My parents used to travel to France every year or so and my dad has been making a buche de Noel for several years. My daughter and I started making them and we add a little espresso powder to the filling. We may have to try your recipe. Thank you for sharing it!

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Nancy December 9, 2015 - 5:13 pm

It looks amazing! Love the pictures…it looks so delicious set upon a slab of marble and a linen towel in brownish tones nearby….
Yummy!
Thanks for sharing…
Nancy
wildoakdesigns.blogspot.com

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Debra from SENC December 9, 2015 - 9:16 pm

Sharon,

Last week I purchased your book “My Stylish French Girlfriends”. It arrived very fast. It is absolutely beautiful. I sat down and read the entire book two nights ago. I very rarely do that – it is that interesting. Thanks for writing it and sharing.

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Marilyn December 10, 2015 - 1:27 am

That looks utterly delicious!

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Michelle in Illinois December 10, 2015 - 6:29 pm

Thank you for the recipe, I too would like to give this a try.
I had read once that the “majority” of French purchase this cake, instead of making it themselves. Curious if this is true?
If I recall the same article stated that the French also do not make their own bread, because of all the boulangeries.
I have yet to find a recipe for French croissants like we had in France. I have tried several and my husband will taste and say it is good, but different than the French croissants. Great excuse to come back, although I need none. 🙂

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[email protected] In My Tree December 10, 2015 - 7:47 pm

My sister use to make one of those every Christmas and the entire family loved it because it tastes sooo good

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Marian from England December 11, 2015 - 11:42 am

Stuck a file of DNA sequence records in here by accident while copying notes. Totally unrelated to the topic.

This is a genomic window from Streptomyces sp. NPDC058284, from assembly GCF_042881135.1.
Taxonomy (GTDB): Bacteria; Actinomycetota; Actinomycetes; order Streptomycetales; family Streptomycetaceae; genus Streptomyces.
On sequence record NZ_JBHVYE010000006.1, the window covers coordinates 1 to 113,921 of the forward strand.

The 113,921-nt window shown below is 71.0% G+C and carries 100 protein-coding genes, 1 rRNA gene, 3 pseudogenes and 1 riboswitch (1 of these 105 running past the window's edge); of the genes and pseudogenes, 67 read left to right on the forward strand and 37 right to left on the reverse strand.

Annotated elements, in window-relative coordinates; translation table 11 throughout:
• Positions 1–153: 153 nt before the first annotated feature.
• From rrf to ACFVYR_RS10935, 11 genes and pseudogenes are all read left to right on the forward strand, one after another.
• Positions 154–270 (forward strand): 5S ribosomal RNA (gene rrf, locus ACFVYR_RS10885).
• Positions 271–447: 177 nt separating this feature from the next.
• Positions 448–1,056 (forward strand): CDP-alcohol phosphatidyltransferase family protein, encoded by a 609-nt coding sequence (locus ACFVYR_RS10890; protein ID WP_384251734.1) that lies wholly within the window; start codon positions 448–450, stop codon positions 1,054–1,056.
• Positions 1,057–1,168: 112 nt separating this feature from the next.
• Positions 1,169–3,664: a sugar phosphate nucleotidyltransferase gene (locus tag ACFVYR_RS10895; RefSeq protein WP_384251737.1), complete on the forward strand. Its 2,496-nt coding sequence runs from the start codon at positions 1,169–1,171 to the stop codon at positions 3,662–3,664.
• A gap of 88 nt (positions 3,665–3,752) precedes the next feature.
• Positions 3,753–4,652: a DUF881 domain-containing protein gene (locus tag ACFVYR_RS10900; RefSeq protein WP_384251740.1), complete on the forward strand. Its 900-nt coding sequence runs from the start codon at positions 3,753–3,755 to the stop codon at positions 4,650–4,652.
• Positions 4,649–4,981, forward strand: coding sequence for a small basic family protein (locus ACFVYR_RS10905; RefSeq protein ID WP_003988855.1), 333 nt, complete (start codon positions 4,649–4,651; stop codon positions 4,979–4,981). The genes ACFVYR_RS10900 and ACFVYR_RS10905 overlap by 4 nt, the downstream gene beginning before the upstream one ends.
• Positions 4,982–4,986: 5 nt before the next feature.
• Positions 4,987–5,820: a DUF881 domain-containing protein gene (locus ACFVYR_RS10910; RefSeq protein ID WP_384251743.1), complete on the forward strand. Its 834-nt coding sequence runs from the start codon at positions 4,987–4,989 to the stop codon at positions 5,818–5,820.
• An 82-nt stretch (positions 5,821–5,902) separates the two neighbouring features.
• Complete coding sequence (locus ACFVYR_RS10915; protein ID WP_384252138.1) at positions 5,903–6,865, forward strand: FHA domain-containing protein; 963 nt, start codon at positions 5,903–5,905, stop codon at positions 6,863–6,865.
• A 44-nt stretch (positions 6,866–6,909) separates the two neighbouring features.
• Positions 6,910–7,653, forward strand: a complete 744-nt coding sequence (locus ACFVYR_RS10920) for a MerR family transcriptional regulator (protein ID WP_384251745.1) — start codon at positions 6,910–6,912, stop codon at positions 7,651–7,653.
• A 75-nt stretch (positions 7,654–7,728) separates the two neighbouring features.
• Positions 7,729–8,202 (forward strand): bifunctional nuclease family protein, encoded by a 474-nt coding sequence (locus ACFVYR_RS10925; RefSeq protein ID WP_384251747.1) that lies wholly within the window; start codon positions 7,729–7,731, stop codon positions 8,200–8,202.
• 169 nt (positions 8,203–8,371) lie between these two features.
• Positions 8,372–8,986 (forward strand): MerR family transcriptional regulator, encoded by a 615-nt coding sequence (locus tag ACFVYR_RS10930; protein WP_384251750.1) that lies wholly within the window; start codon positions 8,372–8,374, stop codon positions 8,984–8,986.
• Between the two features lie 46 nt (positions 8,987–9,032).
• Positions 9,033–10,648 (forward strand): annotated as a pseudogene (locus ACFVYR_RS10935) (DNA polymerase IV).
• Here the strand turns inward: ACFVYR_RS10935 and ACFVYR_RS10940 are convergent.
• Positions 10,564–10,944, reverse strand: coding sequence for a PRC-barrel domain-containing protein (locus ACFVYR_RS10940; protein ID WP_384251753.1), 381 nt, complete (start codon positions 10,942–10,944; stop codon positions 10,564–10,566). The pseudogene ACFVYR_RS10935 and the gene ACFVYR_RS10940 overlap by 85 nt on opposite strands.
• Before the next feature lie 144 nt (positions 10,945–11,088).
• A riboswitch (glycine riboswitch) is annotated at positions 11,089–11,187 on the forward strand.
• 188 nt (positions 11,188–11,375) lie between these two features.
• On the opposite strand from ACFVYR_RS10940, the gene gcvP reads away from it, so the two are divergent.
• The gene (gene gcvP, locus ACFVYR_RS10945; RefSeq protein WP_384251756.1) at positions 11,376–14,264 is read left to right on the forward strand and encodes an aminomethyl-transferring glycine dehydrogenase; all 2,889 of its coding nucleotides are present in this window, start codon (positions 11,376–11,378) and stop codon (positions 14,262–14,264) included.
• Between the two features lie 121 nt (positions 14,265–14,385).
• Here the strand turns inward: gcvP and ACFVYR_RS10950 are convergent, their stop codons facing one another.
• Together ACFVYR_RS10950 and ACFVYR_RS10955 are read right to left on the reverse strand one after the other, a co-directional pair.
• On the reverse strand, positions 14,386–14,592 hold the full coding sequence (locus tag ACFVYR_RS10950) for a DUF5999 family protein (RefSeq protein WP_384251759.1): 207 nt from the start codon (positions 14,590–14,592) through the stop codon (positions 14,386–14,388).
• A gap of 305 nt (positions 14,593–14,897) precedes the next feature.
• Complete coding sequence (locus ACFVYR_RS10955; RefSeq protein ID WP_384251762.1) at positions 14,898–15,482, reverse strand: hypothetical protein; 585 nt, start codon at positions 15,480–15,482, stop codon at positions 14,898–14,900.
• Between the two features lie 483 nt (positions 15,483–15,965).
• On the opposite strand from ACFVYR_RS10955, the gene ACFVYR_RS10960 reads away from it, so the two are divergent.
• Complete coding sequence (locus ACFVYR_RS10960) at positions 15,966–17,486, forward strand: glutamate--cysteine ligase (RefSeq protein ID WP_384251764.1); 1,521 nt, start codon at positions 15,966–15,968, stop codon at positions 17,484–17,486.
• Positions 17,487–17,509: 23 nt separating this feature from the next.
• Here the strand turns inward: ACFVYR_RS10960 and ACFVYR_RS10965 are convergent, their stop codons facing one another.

It looks yummy! Sharon, can you tell me what cake flour is and what equivalent I can use in England? Plain? Also Confectioners Sugar – is that Icing Sugar? Thanks.

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Alexander December 13, 2015 - 12:32 pm

While I’m not sure of the cake flour in England (sorry), confectioner’s sugar is icing sugar/powdered sugar!

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Gooey Cinnamon Rolls | alexanderoberts December 14, 2015 - 4:05 pm

[…] Bûche de Noël taking up an entire shelf of your tiny French refrigerator. Your conscience says no, but your body and your heart say yes and before you know it, you’ve blacked out and eaten enough for six people. Just kidding, what? Of course I would never do that. That’s just ridiculous… […]

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Gooey Cinnamon Rolls | Alexander Roberts December 14, 2015 - 8:09 pm

[…] Bûche de Noël taking up an entire shelf of your tiny French refrigerator. Your conscience says no, but your body and your heart say yes and before you know it, you’ve blacked out and eaten enough for six people. Just kidding, what? Of course I would never do that. That’s just ridiculous… […]

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Emm December 15, 2015 - 3:01 am

Sharon and Alex,
I want to try this for a gathering later this month, but some of the people who will be there can’t eat milk products.

Would soy milk work as well?
And is there a substitute for the heavy cream?

If I can make good substitutions, I’ll try. If not, I’ll skip it for now. Thanks.

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Christmas in the French Countryside | Alexander Roberts December 26, 2015 - 2:38 pm

[…] plastic Christmas trees. In case you missed it, I made a much more elegant bûche de Noël for My French Country Home. Click the link to see […]